Death, what it means and how to meet it, is the principle theme in The Seventh Seal (Bergman; 1957), but this also brings religion to the fore. The son of a Lutheran chaplain to the royal household, Bergman has a lot of religious baggage with which to deal.
That the knight and his squire have just returned from ten years in the Crusades, murdering, raping and pillaging at the behest of the Roman Church, looms large in the background. The squire, never having had much faith to lose, has only become more sure of his cynicism. Religion is a scam. While they were off suffering the torments of war, those who sent them continued to profit through the nurture of fear and prejudice. But the knight, once a true believer, has been cast into despair. He still wants to believe, but cannot. He has already believed a monstrous lie.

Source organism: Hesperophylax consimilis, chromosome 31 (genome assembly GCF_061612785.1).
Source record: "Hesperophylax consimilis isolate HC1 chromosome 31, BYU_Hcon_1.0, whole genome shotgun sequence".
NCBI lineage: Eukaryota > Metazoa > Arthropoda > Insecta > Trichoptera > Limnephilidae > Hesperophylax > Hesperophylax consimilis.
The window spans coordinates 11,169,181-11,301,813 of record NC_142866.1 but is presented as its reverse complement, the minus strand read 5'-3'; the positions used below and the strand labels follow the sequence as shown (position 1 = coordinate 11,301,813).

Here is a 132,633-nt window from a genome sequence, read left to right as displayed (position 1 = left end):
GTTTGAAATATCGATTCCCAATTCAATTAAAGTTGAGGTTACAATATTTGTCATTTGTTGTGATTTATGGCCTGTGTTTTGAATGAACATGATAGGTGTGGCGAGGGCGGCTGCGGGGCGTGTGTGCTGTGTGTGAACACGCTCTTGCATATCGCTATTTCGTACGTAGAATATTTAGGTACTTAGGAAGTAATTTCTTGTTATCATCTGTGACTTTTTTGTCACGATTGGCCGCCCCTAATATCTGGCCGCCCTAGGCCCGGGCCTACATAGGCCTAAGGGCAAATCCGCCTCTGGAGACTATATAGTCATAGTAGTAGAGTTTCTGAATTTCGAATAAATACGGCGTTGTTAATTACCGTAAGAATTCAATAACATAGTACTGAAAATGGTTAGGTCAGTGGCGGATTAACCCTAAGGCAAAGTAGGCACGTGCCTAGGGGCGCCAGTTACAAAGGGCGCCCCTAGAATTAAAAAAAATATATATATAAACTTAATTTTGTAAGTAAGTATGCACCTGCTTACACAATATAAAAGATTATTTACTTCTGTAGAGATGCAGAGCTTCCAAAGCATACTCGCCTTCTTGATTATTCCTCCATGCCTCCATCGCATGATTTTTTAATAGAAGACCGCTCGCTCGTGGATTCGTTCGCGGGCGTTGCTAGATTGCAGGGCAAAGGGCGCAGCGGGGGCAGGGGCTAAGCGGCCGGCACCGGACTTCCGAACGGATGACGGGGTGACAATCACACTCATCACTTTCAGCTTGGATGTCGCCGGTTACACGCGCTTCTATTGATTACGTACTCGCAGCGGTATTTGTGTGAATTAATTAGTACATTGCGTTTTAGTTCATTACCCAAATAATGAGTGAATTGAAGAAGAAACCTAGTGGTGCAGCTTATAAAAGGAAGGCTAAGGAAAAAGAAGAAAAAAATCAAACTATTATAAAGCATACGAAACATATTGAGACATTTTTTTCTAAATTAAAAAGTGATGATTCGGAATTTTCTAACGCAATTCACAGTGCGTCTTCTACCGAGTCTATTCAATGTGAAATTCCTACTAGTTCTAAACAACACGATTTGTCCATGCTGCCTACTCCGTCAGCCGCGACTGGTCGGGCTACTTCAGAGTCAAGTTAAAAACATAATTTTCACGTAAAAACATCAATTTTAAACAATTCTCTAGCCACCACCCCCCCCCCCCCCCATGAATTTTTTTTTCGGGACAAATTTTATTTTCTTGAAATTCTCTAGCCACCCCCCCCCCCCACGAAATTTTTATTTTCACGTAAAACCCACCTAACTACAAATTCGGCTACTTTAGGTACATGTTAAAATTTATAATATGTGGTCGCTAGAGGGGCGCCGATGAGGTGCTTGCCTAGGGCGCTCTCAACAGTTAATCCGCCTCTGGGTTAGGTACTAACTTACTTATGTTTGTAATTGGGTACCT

The Black Death that took one of three Swedes ravages the land. Priests burn 'witches' alive. Prompted by the Church's ceaseless promulgation of self-negating guilt and the fear of judgment, troops of self-flagellants stagger through the land. Death has a fearsome face; God awaits with more dreadful tortures still.
Have things really changed all that much?
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